Letter from Ralph Vaughan Williams to the Editor of the Morning Post

Letter No.: 
156 Dec. 1903

10, Barton-street

I am very glad to see the letter from Miss Lucy Broadwood on “The Preservation of the Folk-Song.” A suggestion coming from such a well-known authority as Miss Broadwood ought to have good results. The work of collecting and preserving traditional tunes can only be successfully carried out under the guidance of a central authority. Miss Broadwood mentions the Folk-Song Society. Why should not this society undertake the work? The country might be systematically mapped out into districts and a local member of the society appointed in each district to find out the singers of folk-songs, and, if possible, note down both words and tunes. In some districts, however, there might be no one who was capable of noting own a tune correctly. In these cases I feel sure that there are many young musicians – students at our schools of music, for instance – who would be pleased, for a small fee, to spend a day in the country during their holidays, noting down the tunes which had already been discovered by the local members of the Folk-Song Society. I suggest that part of the funds of the society might be well devoted to this purpose.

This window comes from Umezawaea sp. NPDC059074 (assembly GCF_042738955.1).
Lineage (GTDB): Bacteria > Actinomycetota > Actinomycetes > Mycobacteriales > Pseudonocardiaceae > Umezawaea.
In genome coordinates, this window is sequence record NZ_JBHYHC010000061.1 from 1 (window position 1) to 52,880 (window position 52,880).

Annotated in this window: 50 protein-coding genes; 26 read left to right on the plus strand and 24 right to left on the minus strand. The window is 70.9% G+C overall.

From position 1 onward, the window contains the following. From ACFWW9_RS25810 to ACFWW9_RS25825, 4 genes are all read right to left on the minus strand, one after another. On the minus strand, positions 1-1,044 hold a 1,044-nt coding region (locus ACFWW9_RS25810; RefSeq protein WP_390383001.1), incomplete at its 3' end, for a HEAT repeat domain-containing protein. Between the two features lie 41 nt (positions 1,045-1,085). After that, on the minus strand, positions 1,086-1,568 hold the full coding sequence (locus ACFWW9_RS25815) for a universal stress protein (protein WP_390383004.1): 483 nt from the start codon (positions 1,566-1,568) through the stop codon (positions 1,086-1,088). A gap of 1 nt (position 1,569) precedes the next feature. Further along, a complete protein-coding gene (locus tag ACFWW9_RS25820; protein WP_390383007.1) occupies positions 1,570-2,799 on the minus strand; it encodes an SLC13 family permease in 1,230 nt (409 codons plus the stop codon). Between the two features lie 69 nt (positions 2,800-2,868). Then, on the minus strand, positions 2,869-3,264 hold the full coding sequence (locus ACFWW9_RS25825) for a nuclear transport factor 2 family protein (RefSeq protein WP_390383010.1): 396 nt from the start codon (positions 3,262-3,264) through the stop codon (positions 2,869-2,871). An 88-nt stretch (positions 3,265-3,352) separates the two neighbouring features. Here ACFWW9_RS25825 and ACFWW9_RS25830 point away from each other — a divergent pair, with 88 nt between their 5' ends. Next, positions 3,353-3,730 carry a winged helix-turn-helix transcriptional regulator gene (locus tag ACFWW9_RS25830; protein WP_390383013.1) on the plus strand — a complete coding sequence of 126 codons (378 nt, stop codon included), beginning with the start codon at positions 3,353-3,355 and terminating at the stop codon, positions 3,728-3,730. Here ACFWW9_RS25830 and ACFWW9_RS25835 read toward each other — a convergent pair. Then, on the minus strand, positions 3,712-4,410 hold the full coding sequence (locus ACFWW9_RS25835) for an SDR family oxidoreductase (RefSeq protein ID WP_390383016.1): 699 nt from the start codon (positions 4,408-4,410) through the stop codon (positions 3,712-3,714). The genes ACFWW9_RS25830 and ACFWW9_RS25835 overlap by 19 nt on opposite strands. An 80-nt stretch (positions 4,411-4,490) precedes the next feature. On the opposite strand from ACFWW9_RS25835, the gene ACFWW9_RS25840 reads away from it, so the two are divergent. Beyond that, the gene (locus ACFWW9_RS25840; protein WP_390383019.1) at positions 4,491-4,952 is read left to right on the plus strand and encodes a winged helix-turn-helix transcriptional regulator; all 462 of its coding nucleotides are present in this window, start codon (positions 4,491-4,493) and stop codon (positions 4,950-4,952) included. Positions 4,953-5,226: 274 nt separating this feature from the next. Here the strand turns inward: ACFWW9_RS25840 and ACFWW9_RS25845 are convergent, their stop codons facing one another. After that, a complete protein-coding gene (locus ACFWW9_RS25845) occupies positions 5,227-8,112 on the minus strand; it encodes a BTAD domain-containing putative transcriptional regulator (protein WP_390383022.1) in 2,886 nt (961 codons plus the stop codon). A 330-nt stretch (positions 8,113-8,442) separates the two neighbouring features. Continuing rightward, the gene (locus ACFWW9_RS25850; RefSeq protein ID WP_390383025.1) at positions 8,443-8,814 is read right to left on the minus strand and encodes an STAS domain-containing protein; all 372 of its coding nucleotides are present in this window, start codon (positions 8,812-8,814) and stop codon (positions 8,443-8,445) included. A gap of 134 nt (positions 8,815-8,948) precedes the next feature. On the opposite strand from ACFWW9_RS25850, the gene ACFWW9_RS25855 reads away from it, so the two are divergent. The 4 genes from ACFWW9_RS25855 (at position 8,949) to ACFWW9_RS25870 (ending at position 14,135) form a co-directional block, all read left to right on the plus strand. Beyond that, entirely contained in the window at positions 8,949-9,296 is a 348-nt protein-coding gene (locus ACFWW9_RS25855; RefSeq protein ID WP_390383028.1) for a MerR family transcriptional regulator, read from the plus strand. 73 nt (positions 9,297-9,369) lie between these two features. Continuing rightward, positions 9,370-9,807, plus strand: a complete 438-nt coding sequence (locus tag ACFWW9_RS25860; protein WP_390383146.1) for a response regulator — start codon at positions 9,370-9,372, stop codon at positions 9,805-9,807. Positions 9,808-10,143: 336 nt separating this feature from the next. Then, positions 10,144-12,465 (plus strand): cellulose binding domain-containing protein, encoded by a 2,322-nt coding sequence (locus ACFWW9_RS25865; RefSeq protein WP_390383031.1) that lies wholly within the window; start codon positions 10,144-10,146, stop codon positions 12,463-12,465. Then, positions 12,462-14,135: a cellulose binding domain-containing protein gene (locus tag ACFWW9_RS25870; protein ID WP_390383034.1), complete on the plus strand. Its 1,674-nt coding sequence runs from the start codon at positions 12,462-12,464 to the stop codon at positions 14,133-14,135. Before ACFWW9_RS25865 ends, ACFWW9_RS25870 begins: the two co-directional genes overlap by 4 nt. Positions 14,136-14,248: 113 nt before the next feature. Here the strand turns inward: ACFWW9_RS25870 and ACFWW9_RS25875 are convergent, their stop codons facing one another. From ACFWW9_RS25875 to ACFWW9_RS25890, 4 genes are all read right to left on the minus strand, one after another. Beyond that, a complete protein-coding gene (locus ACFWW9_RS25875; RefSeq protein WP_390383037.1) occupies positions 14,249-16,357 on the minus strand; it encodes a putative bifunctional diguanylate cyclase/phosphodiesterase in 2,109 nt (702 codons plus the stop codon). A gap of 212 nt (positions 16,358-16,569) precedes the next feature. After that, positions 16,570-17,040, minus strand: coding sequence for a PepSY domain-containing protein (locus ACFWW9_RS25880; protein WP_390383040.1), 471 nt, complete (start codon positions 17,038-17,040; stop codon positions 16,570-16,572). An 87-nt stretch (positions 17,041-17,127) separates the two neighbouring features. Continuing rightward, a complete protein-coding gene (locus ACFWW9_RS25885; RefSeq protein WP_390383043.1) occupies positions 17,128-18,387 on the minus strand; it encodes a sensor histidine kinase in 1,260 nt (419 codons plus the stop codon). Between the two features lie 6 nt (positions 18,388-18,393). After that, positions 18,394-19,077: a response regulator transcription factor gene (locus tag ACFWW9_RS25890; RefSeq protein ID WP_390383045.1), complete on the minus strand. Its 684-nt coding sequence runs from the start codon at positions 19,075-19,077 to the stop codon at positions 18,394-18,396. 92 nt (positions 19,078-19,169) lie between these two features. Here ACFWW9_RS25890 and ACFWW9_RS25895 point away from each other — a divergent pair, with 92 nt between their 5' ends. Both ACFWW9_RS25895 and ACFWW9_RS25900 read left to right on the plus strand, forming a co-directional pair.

Yours, &c.
Ralph Vaughan Williams


General notes: 

Printed in The Morning Post, 16 December, 1903, headed "The preservation of folk-songs".

The Morning Post (no.41, 044), 16 December, 1903, p.8.